mem952 mem952 8 years
i think throwing statistics out there like this is dangerous and sensationalizes the issues. i notice that this was a survey done by SELF magazine - a magazine often read by women who are trying to lose weight or at least concerned with their weight. "unfiltered reality"?? it might explain the high figures.i think raising awareness of eating disorders is great but i also feel like the issue of women's body image and women's attitudes to food could do with less sensationalizing. anorexia is a mental disorder. just because a woman might have bad body image doesn't mean she has a mental disorder. this study and article confuses the two issues to make an eye-catching headline.
nancita nancita 8 years
The fact that so many women have eaten fewer than 1,000 calories a day is just horrifying to me.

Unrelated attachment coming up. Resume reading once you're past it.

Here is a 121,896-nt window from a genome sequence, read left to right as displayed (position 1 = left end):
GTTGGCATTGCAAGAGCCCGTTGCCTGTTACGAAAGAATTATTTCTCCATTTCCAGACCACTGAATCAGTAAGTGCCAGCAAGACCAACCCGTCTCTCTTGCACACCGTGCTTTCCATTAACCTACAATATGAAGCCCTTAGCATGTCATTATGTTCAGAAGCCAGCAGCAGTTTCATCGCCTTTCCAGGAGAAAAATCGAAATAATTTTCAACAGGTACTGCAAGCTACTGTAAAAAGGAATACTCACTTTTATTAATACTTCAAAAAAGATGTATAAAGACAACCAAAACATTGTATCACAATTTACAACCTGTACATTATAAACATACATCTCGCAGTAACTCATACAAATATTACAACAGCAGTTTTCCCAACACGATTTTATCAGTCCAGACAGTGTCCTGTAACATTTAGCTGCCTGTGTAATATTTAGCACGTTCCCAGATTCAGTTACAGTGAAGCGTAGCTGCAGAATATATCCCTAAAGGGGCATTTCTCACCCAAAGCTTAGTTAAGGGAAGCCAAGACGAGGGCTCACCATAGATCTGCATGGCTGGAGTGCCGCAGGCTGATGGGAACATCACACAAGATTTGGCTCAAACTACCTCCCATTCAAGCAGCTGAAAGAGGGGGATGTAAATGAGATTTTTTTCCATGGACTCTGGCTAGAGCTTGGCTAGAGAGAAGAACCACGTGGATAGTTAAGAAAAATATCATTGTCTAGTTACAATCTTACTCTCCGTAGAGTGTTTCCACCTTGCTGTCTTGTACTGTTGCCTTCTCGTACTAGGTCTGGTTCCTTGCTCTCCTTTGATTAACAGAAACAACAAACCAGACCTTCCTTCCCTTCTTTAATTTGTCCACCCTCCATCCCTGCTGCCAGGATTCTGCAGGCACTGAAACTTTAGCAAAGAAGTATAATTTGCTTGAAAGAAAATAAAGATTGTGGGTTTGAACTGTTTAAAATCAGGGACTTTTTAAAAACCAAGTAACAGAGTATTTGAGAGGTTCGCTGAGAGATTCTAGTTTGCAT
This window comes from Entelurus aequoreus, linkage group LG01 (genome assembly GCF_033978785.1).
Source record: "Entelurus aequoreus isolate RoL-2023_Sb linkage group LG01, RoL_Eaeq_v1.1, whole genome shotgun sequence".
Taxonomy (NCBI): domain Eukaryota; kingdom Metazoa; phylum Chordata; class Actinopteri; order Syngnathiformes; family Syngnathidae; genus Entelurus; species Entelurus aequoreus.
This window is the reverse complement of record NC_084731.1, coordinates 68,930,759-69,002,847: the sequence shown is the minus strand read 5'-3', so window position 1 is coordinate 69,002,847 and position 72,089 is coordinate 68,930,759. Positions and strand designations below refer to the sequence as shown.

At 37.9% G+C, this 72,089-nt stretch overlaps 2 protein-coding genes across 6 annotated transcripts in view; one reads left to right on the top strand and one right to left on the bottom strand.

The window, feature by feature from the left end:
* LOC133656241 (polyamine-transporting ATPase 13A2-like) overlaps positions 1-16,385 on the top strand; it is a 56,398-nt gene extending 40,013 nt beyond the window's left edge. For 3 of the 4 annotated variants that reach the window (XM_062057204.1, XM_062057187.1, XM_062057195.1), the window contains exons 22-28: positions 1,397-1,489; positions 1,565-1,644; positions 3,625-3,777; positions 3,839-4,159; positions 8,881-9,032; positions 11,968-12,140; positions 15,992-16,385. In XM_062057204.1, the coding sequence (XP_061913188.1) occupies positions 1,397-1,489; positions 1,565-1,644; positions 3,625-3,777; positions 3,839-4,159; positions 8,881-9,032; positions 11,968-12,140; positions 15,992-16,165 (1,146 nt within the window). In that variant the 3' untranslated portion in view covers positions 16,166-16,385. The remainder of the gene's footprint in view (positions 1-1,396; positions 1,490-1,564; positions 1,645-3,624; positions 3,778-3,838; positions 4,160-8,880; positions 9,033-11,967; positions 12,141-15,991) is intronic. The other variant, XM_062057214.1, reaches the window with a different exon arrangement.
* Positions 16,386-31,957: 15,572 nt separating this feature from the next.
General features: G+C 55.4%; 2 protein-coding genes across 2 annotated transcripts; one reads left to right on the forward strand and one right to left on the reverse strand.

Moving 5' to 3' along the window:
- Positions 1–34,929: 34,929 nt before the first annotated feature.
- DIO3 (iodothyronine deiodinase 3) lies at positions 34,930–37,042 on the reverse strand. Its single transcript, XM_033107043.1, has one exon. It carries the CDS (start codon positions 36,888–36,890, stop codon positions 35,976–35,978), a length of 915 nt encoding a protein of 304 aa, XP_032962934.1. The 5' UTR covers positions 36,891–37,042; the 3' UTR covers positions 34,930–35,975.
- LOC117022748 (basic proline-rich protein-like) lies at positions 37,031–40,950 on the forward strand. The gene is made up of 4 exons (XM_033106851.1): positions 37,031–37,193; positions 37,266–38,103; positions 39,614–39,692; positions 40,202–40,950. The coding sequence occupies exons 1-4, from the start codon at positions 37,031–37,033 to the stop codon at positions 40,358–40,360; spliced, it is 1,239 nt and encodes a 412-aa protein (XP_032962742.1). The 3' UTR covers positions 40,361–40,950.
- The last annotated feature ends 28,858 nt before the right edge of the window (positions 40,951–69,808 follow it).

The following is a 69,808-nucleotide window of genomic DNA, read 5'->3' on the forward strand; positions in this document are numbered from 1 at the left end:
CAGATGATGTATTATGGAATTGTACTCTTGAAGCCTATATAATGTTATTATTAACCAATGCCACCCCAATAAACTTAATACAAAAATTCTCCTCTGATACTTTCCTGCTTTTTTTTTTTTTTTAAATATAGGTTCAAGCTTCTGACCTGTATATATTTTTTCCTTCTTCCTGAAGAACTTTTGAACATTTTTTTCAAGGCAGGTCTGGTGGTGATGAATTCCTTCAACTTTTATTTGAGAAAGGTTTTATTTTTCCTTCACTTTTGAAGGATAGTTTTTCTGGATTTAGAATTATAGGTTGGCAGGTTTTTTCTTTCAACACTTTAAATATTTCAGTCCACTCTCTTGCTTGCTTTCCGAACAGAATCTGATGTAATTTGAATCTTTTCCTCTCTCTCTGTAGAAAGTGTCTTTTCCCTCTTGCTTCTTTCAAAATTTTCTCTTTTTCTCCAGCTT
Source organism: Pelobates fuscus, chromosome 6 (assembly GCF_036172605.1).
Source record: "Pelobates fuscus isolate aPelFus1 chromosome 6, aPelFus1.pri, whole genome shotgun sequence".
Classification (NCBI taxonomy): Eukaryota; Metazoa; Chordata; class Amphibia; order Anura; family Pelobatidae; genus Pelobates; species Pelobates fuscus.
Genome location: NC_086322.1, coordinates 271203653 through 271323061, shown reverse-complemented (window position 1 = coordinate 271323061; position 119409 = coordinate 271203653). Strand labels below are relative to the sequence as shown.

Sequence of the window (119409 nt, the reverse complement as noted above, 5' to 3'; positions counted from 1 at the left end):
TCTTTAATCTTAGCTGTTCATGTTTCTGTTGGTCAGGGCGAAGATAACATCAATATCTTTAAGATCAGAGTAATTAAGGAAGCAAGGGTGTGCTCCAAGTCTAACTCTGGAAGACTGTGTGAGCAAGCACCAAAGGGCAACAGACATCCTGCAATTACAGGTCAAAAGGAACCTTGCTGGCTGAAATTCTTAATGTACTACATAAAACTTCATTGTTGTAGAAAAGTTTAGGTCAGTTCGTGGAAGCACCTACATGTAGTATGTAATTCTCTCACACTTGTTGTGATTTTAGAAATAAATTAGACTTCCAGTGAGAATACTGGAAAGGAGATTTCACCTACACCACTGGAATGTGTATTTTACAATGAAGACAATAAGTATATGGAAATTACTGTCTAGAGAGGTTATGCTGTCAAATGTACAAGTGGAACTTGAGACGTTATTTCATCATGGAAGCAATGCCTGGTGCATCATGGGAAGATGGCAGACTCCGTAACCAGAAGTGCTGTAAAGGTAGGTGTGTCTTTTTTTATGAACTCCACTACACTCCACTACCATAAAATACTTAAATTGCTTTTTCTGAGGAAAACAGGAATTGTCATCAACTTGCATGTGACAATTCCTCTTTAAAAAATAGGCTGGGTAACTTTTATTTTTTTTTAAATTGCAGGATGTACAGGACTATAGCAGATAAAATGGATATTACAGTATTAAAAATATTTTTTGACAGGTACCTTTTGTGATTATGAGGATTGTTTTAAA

sayjay23 sayjay23 8 years
I am not at all surprised about these findings, as a college seniorI have found that most of my friends have "tried to have" or have had an eating disorder as some point in their lives and weight is a constant issue with most girls today. I know I personally have struggled with weight issues after gaining the freshman 15 and tried to lose weight the unhealthy way. Society today brings girls to such statistics and its sickening.
melizzle melizzle 8 years
lemuse, I like to think some of it is jealously. :) It's a shame that being healthy has turned into something so suspicious...
lemuse20 lemuse20 8 years